If 2020 taught people around the globe anything, most learned to cope with what being alone truly meant, yet just how debilitating and paralyzing it can become. For decades, there’s been this uncanny premise that machines have the ability to mimic human relationships. Remember such classic television sci-fi favorites as “The Jetsons,” and “Lost in Space?” I mean who wouldn’t want a bestie like Rosie the Robot, who cleans, cooks and calls us out when it’s needed the most? Or most recently with “Star Wars,” “Short Circuit ” “Big Hero 6” or the romantic dramedy “I’m Your Man.” Regardless of whether its animation, sci-fi or narrative, the inquisitive obsession with artificial intelligence will always be a part of the cinematic landscape until it ultimately becomes a viable reality.
Brian is a quirky scientist whose inventions barely work as intended until Charles. Not only is Charles not another invention gone awry, he provides much needed companionship for Brian with surprising results.
With this uniquely intriguing directorial debut from Jim Archer, Brian and Charles is less about an inventor than the kinship between this human and his A.I. A relationship that starts out very much like a parent and child evolves into an unselfish pairing of besties who literally would ride or die for each other.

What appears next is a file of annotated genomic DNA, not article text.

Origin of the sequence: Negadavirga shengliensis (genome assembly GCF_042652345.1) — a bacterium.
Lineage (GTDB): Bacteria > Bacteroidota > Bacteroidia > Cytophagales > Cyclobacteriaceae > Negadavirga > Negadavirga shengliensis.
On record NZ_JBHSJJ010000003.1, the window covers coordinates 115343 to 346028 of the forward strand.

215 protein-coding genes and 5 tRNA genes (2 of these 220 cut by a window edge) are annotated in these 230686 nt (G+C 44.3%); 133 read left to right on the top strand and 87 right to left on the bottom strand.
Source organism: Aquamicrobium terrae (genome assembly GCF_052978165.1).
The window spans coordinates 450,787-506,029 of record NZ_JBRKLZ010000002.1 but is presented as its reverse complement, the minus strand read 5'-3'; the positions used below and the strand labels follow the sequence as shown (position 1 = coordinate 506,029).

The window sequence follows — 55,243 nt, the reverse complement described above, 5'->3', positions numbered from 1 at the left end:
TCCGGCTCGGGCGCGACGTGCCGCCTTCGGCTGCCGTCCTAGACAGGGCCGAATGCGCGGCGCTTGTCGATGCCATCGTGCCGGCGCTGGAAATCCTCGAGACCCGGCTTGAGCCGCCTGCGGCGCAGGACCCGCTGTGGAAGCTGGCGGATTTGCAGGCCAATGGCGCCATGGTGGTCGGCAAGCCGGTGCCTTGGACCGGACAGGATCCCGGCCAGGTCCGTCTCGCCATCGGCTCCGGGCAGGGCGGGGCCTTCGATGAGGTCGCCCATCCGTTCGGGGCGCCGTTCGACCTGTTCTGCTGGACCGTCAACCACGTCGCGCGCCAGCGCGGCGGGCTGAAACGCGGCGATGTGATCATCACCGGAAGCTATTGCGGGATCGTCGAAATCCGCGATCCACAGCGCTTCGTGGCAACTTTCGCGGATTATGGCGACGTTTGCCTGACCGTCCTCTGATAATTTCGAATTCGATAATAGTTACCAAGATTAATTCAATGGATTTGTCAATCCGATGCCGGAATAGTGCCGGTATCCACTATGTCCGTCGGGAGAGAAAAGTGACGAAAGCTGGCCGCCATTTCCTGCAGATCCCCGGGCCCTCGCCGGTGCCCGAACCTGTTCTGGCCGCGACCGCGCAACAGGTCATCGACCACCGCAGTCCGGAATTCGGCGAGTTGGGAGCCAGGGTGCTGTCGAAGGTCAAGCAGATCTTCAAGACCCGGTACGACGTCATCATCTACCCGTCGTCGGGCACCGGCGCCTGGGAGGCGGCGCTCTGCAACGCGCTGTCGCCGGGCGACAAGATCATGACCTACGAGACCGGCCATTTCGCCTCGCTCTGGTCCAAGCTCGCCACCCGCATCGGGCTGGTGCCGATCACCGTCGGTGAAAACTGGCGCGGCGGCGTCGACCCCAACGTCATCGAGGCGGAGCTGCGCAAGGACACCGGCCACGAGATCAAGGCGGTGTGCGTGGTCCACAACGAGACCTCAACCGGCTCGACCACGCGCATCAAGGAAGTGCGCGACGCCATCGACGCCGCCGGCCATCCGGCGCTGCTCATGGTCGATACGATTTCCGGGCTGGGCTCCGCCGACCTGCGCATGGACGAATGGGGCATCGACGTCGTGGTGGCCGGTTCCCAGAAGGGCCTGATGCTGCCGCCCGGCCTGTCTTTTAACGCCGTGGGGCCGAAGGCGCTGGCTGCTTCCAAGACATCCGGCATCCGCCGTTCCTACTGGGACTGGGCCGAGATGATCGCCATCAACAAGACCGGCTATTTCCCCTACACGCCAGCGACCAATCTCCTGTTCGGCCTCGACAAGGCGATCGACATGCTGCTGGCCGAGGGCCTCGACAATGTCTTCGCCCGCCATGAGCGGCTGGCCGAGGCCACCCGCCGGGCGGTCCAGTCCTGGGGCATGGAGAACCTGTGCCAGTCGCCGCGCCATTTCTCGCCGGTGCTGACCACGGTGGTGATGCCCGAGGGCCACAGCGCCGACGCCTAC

What’s unique is the film is mostly shot like a mockumentary without a single crew member in sight and David Earl as Brian (mostly muttering) second guessing himself all the way. Yet, the consistent hammering at the beginning of the film speeding up and slowing down as Brian discusses his life’s progression sets up the film as his invention comes to life during an electrical storm like a modern day Frankenstein complete with a wig, glasses and cardigan ala Mr. Rogers.
This unlikely pair play darts, dance and Charles is rewarded with treats like a brand new puppy all under the delightfully cheeky tune “Happy Together” by 60’s rock band The Turtles. However, in an unexpected twist when Charles is stolen and held hostage by the town bully Eddie (deliciously inhabited by Jamie Michie), we see Brian gain the strength and confidence he had all along like the Lion, TinMan and Scarecrow from Oz all rolled up into one. In the end, much like a parent watching their kid go off to college, even though your heart is shredded for a moment, the joy of watching a loved one have the chance to go out and make their own way in the world is wonderfully fulfilling.
Distributed by Focus Features, Brian and Charles’ last bit resonated and moves a little swifter while giving audiences a quirky tale whose universal appeal of how saying goodbye to a loved one (artificial or human) will always sting just a little no matter what the circumstances.